So I got done modeling my first 3D starship, the USS Athena, last month. Looked good, but lacked textures. No big deal.
A few days before I released the mesh to the public I get an email on my Hotmail account from this guy "Don" who runs a Trek-oriented RPG. He has this ship, you see, that someone else had modeled for him, but the ship is incomplete. Can I finish her, he asked me.
I needed some experience, so I asked him to send me a copy of the MAX file so that I could look at it, to gauge how much work was needed. He sent it to me the next day in email and I looked at it. Oh, boy, what a mess that thing was. "I'm going to have to come up with something entirely new," I told him in my next message. "It's a nightmare to work with. How do you feel about a new design?"
He sounded delighted.
So, through the course of the next three weeks, I set myself to the task of coming up with a completely new and original ship. Bit of the old, bit of the new, hard angles, sleek lines. By the time it was done, Don was practically tripping over himself with excitement. He was in love with the new ship and design, singing my praises at every turn.
As an artist, it's nice to get praise, but I felt a little... well... perhaps I'm just humble, but for criminey's sake, it's just a wireframe mesh! I mean, it's not like I went out with some iron and an arc welder to build the thing in my back yard. It's a bunch of 1's and 0's. That's all. Looks nice, though, but hardly worth all the fuss.
The rest of the RPG crew was just as happy with the new design as their "captain". And they asked if I'd be interested in watching their RPG thread as they assume command of their new ship. "Sure," I said. "Sounds like a bit o' fun." The voyeur in me was more than pleased to watch this curious spectacle.
And fun, it was, to watch them leave their old ship and claim this new one that I had created for them. There are no limits to the imaginations of true, hardened Trek fans. These guys were showing me the guts of a ship that I had made for them, a ship that I'd only seen from the outside and had come to think of as "just a wireframe mesh." But to them it was a new home, a new place to play and live.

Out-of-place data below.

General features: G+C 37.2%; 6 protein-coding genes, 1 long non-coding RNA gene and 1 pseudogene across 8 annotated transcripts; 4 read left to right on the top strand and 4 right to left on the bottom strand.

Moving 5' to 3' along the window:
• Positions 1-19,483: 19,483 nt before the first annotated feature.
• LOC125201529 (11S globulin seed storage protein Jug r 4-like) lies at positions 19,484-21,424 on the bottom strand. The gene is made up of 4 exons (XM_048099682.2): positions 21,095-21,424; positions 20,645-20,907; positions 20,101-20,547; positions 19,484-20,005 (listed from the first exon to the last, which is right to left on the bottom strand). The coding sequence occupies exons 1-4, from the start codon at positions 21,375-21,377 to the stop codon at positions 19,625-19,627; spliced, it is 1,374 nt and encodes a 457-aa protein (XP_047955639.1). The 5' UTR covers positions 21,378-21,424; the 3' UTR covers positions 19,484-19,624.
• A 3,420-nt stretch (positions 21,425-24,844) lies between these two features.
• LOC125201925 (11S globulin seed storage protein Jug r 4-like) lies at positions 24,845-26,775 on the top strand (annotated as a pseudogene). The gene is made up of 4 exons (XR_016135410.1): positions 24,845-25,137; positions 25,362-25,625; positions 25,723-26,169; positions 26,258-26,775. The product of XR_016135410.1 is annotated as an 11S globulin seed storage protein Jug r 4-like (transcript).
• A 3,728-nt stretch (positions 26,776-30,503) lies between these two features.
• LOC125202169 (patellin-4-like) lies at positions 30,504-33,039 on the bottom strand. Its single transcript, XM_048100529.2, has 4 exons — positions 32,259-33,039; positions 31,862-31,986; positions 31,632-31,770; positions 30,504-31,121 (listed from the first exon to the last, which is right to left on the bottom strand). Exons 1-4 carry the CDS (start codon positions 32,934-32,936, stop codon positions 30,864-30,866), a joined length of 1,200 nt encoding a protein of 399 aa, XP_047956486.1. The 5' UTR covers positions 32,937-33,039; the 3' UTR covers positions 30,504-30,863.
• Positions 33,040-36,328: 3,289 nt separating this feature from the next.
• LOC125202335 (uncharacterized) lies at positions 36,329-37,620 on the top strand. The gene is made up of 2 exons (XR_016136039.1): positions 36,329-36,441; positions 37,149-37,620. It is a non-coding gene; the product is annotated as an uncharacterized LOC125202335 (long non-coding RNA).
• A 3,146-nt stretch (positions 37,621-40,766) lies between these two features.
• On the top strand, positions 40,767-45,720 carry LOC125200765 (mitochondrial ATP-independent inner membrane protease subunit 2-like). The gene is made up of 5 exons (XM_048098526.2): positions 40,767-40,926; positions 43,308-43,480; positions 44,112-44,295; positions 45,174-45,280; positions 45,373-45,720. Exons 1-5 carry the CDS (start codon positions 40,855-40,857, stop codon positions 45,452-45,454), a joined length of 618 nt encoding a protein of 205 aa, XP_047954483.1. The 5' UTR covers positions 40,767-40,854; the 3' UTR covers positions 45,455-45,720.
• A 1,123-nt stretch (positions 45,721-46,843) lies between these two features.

My take on the whole thing began to shift, if only just a little. I suppose an architect views a house he builds as just a structure of wood, steel and glass. But what happens, years later, when he meets the family that has been living in that house and turned it into a home? Does his perception of the fruits of his labor change in some undefinable way? I dunno. But mine did.
I was no longer just proud of myself for creating a kickass looking 3D mesh. I was also proud of the people who claimed her. I was proud of her.
Tonight I got another email from Don. He has this friend, you see, who works for a company that makes prototypes for major corporations. All kinds of stuff. Cars, phones, computers, gadgets. Stuff. New stuff.
Don's friend is making two physical models of this creation of mine. One for Don (as is befitting for a ship's captain). One for me.
How many 3D designers actually get to hold one of their creations in their hands?
When I see the USS Audacious, a ship whose dedication plaque reads "To Boldly Go Where Angels Fear To Tread", resting in the palm of my hand, I think I shall be a proud and humbled man indeed.
The USS Audacious Official Website:
A full-sized (1024x768) background wallpaper of the Audacious (created by yours truly):